NEW YORK — A few flakes of confetti fell from the ceiling of Madison Square Garden with a little more than seven minutes remaining in Sunday’s Big Ten championship game, briefly landing at the feet of Michigan’s players as they lined up for a pair of free throws and prepared to take a commanding 17-point lead over No. 8 Purdue. The interruption didn’t feel inadvertent or premature.

There was little doubt by that point that No. 15 Michigan was well on its way to a second consecutive conference tournament championship, and after a convincing 75-66 victory was finally sealed and the rest of the confetti finally spilled onto the court, the Wolverines could finally rest after winning four games in four days. Michigan would have to wait at least 11 days before it plays again as the Big Ten’s automatic qualifier in the NCAA men’s basketball tournament, but this much was clear Sunday: The Wolverines are peaking at the right time, and they are doing it with a tenacious defensive identity that stifled one of the country’s best offensive teams.

“We’re going to enjoy this for a couple days and get some rest, and then we’re going to focus on whatever is next. But whether [the layoff] is an advantage or a disadvantage, it doesn’t really matter,” said Michigan forward Moritz Wagner, who finished with 17 points and was named the tournament’s most valuable player.

Wagner gave Purdue problems in pick and rolls from the onset and helped ensure that Michigan (28-7) had another efficient offensive performance — the Wolverines shot just 8 for 23 from three-point range but hit half their 52 shots from the field. Michigan also received a surprising performance from 7-foot-1 sophomore Jon Teske. After spelling Wagner, Teske scored 12 of his 14 points in the first half — he had only scored in double figures twice this season — and by the time he threw a two-handed dunk over Purdue’s 7-2 center Isaac Haas with 6:05 left to push Michigan’s lead to 18, the pro-Michigan crowd at the Garden chanted the quiet reserve’s name.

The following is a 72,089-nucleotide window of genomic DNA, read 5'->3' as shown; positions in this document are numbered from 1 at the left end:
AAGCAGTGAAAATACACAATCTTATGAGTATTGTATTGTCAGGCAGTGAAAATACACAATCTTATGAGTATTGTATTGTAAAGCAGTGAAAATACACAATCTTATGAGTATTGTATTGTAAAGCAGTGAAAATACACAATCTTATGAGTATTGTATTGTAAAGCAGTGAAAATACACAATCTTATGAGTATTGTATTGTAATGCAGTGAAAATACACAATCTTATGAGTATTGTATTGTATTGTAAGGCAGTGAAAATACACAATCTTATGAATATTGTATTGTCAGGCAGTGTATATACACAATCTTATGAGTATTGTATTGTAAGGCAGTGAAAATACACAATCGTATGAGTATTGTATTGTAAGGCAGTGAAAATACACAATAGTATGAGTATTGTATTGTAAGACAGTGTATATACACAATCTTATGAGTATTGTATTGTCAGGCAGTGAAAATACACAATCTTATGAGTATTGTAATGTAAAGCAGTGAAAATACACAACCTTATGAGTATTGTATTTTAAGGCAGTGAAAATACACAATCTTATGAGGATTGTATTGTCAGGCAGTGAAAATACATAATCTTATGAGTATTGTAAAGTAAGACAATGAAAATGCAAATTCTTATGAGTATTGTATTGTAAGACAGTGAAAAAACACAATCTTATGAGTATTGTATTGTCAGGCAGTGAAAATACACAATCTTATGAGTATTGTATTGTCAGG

“I really have no words to explain,” Teske said.

Wagner also had difficulty comparing this tournament run with last year’s, when Michigan was involved in a plane crash as it took off for the Big Ten tournament in Washington.

The Wolverines rode the emotion of that scare and won four straight games to claim the tournament title before making a run to the Sweet 16. They arrived in New York last week with no drama, but they had to beat Iowa in overtime in the second round Thursday to keep their hopes of repeating alive.

“It takes a long time to sort of build up the substance to your team that can preserve and just won’t give in,” Michigan Coach John Beilein said. “They won’t give in to fatigue. They won’t give in to momentum changes. They just stick in there.”

What does feel different about this team is its heightened defensive intensity, which again began with Michigan guard Zavier Simpson on Sunday. Michigan has a photo of a pit bull that is hung in the locker room before each game, and that’s what Simpson has symbolized in each outing. On Sunday, he hounded Purdue’s guards and helped hold the Boilermakers’ starting backcourt of Carsen Edwards (12 points on 16 shots) and P.J. Thompson (three points on four shots) to a relatively quiet performance. Purdue (28-6) shot just 4 for 17 from deep and committed 11 turnovers; while Haas finished with 23 points, he was largely contained in the second half by Wagner and Teske.

“They’re a unique team,” said Purdue Coach Matt Painter, whose team swept the Wolverines by a combined five points in two games during the regular season. “Playing Michigan, John [Beilein] has a great system.”

Michigan did not commit its first turnover until there was 15:06 left. By that point, the Wolverines had scored 11 points off seven Boilermakers turnovers — and led by 11.

Wagner scored eight points in just over two minutes midway through the second half to give Michigan a comfortable cushion, including a turnaround baseline three-pointer that pushed the lead to 14. He fell into the scorer’s table for good measure, sticking his tongue out as the crowd at Madison Square Garden roared. There were questions about how staging this tournament in New York City for the first time would be received, especially because holding it here pushed it up a week, but the Wolverines played in front of a sold-out crowd in a semifinal win over Michigan State on Saturday. The arena wasn’t quite that full Sunday, but it was plenty loud for the Wolverines, who believe that the long layoff between now and the NCAA tournament won’t keep them from playing their best basketball of the year.

“To play in this arena, in front of that crowd, which was, I feel, very pro-Michigan, that’s a once-in-a-lifetime experience for us,” Beilein said. “So it will be worth the wait.”